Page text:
A new Harvard report identifies 32 institutions that pre-tenure faculty have rated highly in terms of job satisfaction.
There is a "'LinkedIn for scientists' we should all be using," one blogger says. "It's called LinkedIn."
In an interview, a prominent female technologist says she doesn't "believe in the concept of a 'work/life balance,'" as it implies competition between the two spheres.
A blogger breaks down ways in which faculty position applicants can stand apart from the crowd.
One blogger considers how the size of a lab group can affect each individual's professional development.
A blogger contemplates how she might attract prime PhD candidates to join her lab.
One blogger describes ways in which lab managers can enhance employee productivity and job satisfaction by "breaking through barriers to change" at the bench.
Whatever the reason, choosing to leave a postdoc position early is "never an easy decision" says one blogger, who borrows from personal experience to lend her advice.
Researchers are launching an online resource in an effort to keep female PhD candidates in the STEM fields.
Life science careers panelists emphasized the importance of writing — and encouraged blogging — at a recent workshop, one blogger says.
One blogger says that it may be advantageous for young investigators to include their unfunded grant scores in job applications.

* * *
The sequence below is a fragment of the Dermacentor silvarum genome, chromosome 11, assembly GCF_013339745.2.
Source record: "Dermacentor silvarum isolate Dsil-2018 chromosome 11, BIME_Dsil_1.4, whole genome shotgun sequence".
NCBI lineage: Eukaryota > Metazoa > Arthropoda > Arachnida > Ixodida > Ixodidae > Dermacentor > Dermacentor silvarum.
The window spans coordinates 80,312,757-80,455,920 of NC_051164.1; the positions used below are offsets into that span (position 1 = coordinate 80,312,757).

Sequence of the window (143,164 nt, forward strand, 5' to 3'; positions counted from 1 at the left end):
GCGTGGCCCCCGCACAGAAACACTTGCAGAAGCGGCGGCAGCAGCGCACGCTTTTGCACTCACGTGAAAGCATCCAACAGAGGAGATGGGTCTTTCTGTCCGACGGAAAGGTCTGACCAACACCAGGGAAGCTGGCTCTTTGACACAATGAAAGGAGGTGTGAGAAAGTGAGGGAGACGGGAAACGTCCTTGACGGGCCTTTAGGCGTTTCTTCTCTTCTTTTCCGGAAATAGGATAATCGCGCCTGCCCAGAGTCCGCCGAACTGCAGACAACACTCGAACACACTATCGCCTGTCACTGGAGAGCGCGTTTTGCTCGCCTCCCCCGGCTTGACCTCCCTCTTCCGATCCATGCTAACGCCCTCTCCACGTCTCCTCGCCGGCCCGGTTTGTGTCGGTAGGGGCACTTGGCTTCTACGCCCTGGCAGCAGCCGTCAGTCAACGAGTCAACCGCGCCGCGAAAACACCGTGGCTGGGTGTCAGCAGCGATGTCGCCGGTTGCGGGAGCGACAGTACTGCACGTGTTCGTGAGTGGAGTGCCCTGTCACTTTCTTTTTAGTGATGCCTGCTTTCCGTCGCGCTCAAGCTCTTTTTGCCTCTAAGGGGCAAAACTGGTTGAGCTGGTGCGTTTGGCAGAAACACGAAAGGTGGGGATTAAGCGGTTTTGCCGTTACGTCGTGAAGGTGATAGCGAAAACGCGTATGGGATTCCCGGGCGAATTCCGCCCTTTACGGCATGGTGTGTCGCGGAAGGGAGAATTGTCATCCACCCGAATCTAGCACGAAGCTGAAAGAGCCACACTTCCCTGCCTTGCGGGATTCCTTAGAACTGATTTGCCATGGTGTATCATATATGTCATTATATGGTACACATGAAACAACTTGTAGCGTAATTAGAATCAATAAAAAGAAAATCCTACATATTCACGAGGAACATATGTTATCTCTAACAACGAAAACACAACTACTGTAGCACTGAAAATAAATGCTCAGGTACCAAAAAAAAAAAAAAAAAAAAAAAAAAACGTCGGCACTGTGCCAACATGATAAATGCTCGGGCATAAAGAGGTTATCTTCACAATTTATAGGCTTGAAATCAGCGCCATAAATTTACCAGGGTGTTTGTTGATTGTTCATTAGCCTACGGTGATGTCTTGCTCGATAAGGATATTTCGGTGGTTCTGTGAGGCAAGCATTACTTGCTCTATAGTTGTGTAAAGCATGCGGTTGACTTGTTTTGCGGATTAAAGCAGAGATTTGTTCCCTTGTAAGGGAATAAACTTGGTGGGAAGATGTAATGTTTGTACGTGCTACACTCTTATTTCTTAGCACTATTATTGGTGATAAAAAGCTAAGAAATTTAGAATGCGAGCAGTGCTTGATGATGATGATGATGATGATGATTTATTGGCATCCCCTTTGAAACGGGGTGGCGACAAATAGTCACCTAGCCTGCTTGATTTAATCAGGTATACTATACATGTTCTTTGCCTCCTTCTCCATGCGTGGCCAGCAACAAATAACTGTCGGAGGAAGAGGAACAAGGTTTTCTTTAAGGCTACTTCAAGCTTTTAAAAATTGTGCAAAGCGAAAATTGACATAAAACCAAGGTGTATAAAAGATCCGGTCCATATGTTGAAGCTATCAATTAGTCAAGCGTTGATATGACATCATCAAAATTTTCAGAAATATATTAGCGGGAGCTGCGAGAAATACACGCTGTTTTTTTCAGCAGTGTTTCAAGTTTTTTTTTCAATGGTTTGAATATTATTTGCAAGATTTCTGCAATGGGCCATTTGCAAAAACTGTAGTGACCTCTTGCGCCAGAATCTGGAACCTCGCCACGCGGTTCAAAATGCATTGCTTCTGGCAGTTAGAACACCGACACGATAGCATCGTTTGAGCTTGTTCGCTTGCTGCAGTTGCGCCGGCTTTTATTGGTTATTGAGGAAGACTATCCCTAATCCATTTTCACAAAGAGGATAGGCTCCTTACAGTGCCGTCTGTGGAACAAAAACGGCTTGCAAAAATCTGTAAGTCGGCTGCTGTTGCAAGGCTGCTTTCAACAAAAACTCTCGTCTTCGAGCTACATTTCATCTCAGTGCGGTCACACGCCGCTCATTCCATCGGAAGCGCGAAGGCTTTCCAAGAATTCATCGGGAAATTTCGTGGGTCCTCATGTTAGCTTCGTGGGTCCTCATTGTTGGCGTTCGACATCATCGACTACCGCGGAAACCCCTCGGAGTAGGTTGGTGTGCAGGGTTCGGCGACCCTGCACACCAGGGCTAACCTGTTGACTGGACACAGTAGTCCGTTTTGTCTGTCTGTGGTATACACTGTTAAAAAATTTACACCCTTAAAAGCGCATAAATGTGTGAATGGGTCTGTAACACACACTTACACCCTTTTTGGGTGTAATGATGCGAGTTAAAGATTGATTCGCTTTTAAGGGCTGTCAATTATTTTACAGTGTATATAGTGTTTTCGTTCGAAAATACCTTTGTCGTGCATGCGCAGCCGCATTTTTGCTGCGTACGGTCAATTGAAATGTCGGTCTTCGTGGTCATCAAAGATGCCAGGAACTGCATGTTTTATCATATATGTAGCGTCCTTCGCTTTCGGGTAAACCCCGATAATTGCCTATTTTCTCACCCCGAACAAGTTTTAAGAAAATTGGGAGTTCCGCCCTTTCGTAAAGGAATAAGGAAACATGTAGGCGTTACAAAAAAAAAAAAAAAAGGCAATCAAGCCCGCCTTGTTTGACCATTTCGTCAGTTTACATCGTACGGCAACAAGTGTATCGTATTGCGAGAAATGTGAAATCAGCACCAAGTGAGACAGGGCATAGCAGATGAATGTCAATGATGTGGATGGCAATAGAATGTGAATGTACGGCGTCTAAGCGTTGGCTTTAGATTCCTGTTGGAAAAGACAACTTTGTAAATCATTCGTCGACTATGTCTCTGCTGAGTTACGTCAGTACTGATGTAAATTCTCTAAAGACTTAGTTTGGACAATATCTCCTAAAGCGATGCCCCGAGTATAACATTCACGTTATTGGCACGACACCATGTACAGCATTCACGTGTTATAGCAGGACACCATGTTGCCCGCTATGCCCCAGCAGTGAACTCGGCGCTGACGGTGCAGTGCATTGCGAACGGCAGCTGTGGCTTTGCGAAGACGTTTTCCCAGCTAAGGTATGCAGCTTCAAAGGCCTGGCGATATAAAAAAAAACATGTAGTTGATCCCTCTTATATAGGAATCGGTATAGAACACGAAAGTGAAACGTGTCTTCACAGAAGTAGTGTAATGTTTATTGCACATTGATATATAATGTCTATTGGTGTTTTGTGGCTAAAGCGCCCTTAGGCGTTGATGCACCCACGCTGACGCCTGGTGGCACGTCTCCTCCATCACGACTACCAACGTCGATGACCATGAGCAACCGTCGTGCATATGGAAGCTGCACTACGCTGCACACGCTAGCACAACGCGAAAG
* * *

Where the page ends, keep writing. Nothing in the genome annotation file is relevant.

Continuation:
Nature outlines the top cities for science research according to journal, publication, and citation metrics.
A Slate reporter discusses why women found more biotech firms than companies in other high-tech fields.
One blogger says that reviewers should aim to provide thorough, constructive reviews and treat applicants how they'd like to be treated themselves.
One investigator aims to diminish the effects of implicit, unintentional biases against women, minorities, and people with disabilities in faculty hiring decisions with a video game.
One blogger ponders the positive aspects of changing postdoc labs.
Results of a survey conducted by AAAS and Science confirm "continuing obstacles to women in science."
The NIH director details how the agency aims to "dramatically reduce the time required to start an independent career" in Nature.
Bloggers describe situations in which it might be best to heed a colleague's advice.
Bloggers discuss the much-awaited release of the revised National Research Council graduate program rankings.
The Scientist examines ways in which PIs can help their trainees become researchers they "would want to collaborate with."
One blogger says that scientists who choose to pursue careers outside of academia "are not exceptions, but the rule."
Various institutions have planned events in honor of "National Postdoc Appreciation Week."
Three PIs share their thoughts on "what makes a great graduate student."
Several biotech and pharmaceutical firms were named among the top 100 family-friendly companies by Working Mother magazine.
Technology Review reports that 2017 was the year of consumer genetic testing and that it could spur new analysis companies.
A phylogenetic analysis indicates two venomous Australian spiders are more closely related than thought, the International Business Times reports.
In Science this week: CRISPR-based approach for recording cellular events, and more.
A new company says it will analyze customers' genes to find them a suitable date, though Smithsonian magazine says the science behind it might be shaky.